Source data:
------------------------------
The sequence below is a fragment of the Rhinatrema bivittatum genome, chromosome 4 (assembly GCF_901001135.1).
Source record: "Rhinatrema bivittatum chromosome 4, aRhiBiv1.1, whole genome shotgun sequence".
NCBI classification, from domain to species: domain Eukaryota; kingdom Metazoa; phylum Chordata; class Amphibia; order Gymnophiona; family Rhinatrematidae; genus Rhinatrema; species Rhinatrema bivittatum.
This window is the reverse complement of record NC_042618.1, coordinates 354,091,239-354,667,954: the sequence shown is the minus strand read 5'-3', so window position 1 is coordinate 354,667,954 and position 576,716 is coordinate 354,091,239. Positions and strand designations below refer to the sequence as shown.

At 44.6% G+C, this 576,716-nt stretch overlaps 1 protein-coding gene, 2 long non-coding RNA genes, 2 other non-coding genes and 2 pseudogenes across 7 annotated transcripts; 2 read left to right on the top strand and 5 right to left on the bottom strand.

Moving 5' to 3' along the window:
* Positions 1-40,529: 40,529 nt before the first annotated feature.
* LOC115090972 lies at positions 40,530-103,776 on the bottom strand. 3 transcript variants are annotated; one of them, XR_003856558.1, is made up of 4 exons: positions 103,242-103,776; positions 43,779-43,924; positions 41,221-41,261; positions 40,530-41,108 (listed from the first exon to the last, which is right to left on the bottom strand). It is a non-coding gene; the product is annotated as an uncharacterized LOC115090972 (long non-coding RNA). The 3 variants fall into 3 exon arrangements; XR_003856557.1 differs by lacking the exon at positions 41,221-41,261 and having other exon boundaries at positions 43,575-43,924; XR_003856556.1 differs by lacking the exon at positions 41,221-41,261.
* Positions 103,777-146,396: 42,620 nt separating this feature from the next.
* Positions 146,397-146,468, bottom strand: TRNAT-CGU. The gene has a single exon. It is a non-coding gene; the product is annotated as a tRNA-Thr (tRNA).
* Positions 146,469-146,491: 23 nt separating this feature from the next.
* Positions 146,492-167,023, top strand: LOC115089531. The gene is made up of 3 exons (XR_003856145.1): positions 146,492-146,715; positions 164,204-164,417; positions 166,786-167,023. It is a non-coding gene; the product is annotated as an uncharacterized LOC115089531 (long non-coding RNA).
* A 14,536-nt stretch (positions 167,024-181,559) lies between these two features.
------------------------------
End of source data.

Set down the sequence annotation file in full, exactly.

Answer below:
The sequence below is a fragment of the Rhinatrema bivittatum genome, chromosome 4 (assembly GCF_901001135.1).
Source record: "Rhinatrema bivittatum chromosome 4, aRhiBiv1.1, whole genome shotgun sequence".
NCBI classification, from domain to species: domain Eukaryota; kingdom Metazoa; phylum Chordata; class Amphibia; order Gymnophiona; family Rhinatrematidae; genus Rhinatrema; species Rhinatrema bivittatum.
This window is the reverse complement of record NC_042618.1, coordinates 354,091,239-354,667,954: the sequence shown is the minus strand read 5'-3', so window position 1 is coordinate 354,667,954 and position 576,716 is coordinate 354,091,239. Positions and strand designations below refer to the sequence as shown.

At 44.6% G+C, this 576,716-nt stretch overlaps 1 protein-coding gene, 2 long non-coding RNA genes, 2 other non-coding genes and 2 pseudogenes across 7 annotated transcripts; 2 read left to right on the top strand and 5 right to left on the bottom strand.

Moving 5' to 3' along the window:
* Positions 1-40,529: 40,529 nt before the first annotated feature.
* LOC115090972 lies at positions 40,530-103,776 on the bottom strand. 3 transcript variants are annotated; one of them, XR_003856558.1, is made up of 4 exons: positions 103,242-103,776; positions 43,779-43,924; positions 41,221-41,261; positions 40,530-41,108 (listed from the first exon to the last, which is right to left on the bottom strand). It is a non-coding gene; the product is annotated as an uncharacterized LOC115090972 (long non-coding RNA). The 3 variants fall into 3 exon arrangements; XR_003856557.1 differs by lacking the exon at positions 41,221-41,261 and having other exon boundaries at positions 43,575-43,924; XR_003856556.1 differs by lacking the exon at positions 41,221-41,261.
* Positions 103,777-146,396: 42,620 nt separating this feature from the next.
* Positions 146,397-146,468, bottom strand: TRNAT-CGU. The gene has a single exon. It is a non-coding gene; the product is annotated as a tRNA-Thr (tRNA).
* Positions 146,469-146,491: 23 nt separating this feature from the next.
* Positions 146,492-167,023, top strand: LOC115089531. The gene is made up of 3 exons (XR_003856145.1): positions 146,492-146,715; positions 164,204-164,417; positions 166,786-167,023. It is a non-coding gene; the product is annotated as an uncharacterized LOC115089531 (long non-coding RNA).
* A 14,536-nt stretch (positions 167,024-181,559) lies between these two features.